When Should I Reset vs Restart my Cable Modem?

When you should do a cable modem restart or reset depends on the situation. It’s extremely important to understand these terms as the function of these terms have different meanings. In simple terms, to restart or reboot your modem means to turn off your modem and...

What is WiFi 6 and Is WiFi 6 Really Better?

WiFi 6 (also known as 802.11ax) is the most recent version of WiFi. It’s the best version of WiFi to date, with more support, faster speeds, less network congestion, better security, improved battery life for devices, and more. If you are looking for the latest and...

How do I set up my cable modem?

There are differences in setting up your cable modem whether you purchased or rented the device. If you bought your own cable modem, you should check the user manual or manufacturers' support website for specific details. For example, Xfinity (Comcast) and other Cable...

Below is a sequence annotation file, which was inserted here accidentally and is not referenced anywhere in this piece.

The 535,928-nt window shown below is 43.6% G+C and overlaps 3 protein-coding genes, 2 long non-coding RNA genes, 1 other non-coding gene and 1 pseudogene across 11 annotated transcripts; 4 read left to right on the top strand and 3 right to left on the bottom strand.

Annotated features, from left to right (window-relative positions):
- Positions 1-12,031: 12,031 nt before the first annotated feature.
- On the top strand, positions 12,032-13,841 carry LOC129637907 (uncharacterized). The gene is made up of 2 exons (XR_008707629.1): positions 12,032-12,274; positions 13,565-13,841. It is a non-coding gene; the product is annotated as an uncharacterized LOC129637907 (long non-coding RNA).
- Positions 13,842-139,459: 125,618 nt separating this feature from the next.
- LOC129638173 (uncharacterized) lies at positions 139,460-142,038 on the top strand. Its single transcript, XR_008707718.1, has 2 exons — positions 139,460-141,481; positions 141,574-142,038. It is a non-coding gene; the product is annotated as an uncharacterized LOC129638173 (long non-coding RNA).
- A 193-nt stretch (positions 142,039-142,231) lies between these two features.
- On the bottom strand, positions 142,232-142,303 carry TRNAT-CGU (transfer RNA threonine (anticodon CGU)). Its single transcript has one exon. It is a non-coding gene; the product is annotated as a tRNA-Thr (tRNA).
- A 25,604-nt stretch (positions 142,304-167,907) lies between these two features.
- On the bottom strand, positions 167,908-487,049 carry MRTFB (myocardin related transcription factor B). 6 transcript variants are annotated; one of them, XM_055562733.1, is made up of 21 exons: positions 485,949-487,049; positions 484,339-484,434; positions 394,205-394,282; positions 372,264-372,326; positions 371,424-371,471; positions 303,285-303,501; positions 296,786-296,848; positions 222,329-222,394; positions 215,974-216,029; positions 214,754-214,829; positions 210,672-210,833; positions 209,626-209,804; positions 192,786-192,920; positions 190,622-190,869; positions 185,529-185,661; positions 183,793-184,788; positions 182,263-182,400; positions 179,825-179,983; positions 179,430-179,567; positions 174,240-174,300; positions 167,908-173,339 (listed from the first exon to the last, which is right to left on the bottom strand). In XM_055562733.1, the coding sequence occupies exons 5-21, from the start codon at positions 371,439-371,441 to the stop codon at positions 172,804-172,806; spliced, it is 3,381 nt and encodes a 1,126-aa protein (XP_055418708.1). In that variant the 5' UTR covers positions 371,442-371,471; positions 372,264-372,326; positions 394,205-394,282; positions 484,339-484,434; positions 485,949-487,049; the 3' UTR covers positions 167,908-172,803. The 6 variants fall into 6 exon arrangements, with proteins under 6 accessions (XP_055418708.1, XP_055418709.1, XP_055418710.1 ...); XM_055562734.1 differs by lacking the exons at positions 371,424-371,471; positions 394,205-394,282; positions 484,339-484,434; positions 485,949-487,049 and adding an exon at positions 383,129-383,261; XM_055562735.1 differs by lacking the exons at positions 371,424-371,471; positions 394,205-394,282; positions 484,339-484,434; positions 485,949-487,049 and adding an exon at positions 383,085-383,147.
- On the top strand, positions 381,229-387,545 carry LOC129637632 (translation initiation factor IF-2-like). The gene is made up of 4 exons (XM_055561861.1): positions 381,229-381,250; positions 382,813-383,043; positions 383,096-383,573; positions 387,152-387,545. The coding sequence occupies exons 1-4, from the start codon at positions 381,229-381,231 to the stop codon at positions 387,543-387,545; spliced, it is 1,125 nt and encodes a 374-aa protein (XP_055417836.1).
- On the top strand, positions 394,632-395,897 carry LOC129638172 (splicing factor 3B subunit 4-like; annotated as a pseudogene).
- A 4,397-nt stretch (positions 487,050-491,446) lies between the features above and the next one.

Can I use any cable modem for Cable Internet?

The right cable modem or cable modem router combo to use to get cable Internet in your home depends on a few things: Whether you are renting vs buying Certification and compatibility with your Service Provider Must-have features to consider For example, if your...

These Hitron products are now available on Amazon!

You can own high-quality, Carrier-grade products!

Coax Cable Tester

DOCSIS 3.1 Cable Modem

MoCA 2.5 Coax to Ethernet Adapter

Featured Articles


Buying vs Renting a Router

Should you invest in your own Internet equipment and buy a router instead of renting one from your Internet service provider (ISP)? It depends on the cost and your preferences. Here are some pros and cons to help you decide.

What is a Router?

A router is a small box that translates data from your modem to communicate a Wi-Fi signal to the devices on your local network. Learn more.

Why Buy a Gateway Instead of a Modem?

Should you invest in your own Internet equipment and buy a gateway or cable modem router instead of a modem? Or, should you rent it from your Internet service provider (ISP)? It depends on cost and your preferences. Here are some pros and cons to help you decide.

Let me know when the OS2210 is available?